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From Gene to Protein. How Genes Work. What do genes code for?. How does DNA code for cells & bodies? how are cells and bodies made from the instructions in DNA. DNA. proteins. cells. bodies. The “Central Dogma”. Flow of genetic information in a cell

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From Gene to Protein

How Genes Work


What do genes code for
What do genes code for?

  • How does DNA code for cells & bodies?

    • how are cells and bodies made from the instructions in DNA

DNA

proteins

cells

bodies


The central dogma
The “Central Dogma”

  • Flow of genetic information in a cell

    • How do we move information from DNA to proteins?

transcription

translation

RNA

DNA

protein

trait

DNA gets all the glory, but proteins do all the work!

replication


Metabolism taught us about genes

A

B

C

D

E

disease

disease

disease

disease

Metabolism taught us about genes

  • Inheritance of metabolic diseases

    • suggested that genes coded for enzymes

    • each disease (phenotype) is caused by non-functional gene product

      • lack of an enzyme

      • Tay sachs

      • PKU (phenylketonuria)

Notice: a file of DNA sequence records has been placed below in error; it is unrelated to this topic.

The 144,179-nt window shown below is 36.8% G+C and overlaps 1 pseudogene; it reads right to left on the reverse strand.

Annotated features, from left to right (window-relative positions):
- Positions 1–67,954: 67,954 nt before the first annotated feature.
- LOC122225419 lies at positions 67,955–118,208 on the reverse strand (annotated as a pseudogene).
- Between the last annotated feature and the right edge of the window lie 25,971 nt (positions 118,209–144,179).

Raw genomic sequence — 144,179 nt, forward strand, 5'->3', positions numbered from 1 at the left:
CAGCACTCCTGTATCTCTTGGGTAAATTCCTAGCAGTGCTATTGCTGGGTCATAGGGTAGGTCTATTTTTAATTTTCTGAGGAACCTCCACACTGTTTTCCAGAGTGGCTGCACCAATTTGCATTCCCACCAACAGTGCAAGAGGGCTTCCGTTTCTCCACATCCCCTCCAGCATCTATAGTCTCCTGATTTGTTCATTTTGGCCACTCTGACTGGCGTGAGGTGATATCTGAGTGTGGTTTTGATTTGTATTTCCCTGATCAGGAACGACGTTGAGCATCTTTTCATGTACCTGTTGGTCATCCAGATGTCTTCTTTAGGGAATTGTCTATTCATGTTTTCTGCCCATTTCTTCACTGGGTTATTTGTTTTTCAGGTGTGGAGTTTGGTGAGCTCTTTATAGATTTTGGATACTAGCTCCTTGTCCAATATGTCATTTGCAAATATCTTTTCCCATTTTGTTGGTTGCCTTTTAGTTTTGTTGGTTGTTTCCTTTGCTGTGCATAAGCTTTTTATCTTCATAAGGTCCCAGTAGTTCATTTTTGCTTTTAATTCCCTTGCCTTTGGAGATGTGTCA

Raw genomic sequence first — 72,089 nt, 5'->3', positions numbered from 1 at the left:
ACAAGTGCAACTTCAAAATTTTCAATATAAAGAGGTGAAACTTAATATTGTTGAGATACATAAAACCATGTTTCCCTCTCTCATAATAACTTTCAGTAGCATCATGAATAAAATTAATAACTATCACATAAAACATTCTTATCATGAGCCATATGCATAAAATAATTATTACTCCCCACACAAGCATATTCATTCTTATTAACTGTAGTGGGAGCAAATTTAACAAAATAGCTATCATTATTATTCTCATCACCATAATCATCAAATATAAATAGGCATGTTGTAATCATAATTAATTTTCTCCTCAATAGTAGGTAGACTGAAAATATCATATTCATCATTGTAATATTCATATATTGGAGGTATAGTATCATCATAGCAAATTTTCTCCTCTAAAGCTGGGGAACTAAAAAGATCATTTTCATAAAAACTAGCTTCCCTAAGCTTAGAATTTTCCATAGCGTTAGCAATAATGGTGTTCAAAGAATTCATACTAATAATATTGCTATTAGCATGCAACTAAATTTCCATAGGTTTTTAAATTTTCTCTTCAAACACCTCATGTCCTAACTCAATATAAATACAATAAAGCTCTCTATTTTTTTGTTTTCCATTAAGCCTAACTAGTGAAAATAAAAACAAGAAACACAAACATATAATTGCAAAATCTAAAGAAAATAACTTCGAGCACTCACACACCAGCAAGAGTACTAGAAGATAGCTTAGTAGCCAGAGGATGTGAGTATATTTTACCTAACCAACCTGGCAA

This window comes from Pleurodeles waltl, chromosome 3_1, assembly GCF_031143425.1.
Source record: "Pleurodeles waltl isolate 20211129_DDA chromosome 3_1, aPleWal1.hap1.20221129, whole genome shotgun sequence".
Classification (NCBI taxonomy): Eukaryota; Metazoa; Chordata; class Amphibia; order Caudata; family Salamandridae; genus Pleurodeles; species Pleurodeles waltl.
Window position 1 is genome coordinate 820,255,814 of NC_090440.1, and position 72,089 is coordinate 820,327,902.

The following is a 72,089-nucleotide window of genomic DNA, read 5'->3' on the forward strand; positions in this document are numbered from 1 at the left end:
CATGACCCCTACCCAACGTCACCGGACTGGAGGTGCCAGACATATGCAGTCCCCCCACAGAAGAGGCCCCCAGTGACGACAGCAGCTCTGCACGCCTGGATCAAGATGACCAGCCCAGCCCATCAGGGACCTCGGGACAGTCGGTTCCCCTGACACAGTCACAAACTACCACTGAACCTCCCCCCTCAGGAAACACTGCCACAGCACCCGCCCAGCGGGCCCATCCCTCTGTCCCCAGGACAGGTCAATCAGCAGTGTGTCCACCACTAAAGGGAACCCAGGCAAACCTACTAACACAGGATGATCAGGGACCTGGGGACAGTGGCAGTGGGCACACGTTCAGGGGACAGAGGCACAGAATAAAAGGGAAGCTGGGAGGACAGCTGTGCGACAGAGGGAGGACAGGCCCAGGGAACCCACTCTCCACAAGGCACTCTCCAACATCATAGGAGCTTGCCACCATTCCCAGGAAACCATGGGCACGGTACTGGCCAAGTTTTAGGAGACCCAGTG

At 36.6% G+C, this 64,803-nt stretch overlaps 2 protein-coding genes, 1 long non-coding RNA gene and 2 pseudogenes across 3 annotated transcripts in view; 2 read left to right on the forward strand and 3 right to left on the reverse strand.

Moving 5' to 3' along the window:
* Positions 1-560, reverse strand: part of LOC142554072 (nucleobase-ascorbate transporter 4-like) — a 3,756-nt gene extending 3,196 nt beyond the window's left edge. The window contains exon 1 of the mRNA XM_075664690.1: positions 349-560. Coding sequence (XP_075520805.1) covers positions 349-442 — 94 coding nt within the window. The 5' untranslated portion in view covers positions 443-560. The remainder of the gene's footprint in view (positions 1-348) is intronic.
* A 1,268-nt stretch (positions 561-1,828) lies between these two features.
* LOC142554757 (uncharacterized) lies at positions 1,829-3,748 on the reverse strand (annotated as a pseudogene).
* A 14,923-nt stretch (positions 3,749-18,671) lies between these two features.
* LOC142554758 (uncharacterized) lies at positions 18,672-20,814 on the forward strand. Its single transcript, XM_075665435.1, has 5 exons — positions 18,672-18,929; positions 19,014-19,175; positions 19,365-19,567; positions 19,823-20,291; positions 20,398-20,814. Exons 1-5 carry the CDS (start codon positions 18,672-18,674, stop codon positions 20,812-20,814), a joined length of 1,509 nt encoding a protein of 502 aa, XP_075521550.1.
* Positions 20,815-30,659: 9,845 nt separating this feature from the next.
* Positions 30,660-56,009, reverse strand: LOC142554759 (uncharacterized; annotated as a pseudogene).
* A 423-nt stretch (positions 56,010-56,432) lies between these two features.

• albinism

Am I just the sum of my proteins?

metabolic pathway

enzyme 1

enzyme 2

enzyme 3

enzyme 4


Beadle tatum

1941 | 1958

Beadle & Tatum

one gene : one enzyme hypothesis

George Beadle

Edward Tatum

"for their discovery that genes act by regulating definite chemical events"


X rays or ultraviolet light

Wild-type

Neurospora

asexual

spores

Minimal

medium

Growth on

complete

medium

spores

Select one of

the spores

Grow on

complete medium

Test on minimal

medium to confirm

presence of mutation

Minimal media supplemented only with…

Choline

Pyridoxine

Riboflavin

Minimal

control

Nucleic

acid

Arginine

Niacin

Inositol

Folic

acid

p-Amino

benzoic acid

Thiamine

Beadle & Tatum

create mutations

positive control

negative control

mutation identified

experimentals

amino acidsupplements


From gene to protein

aa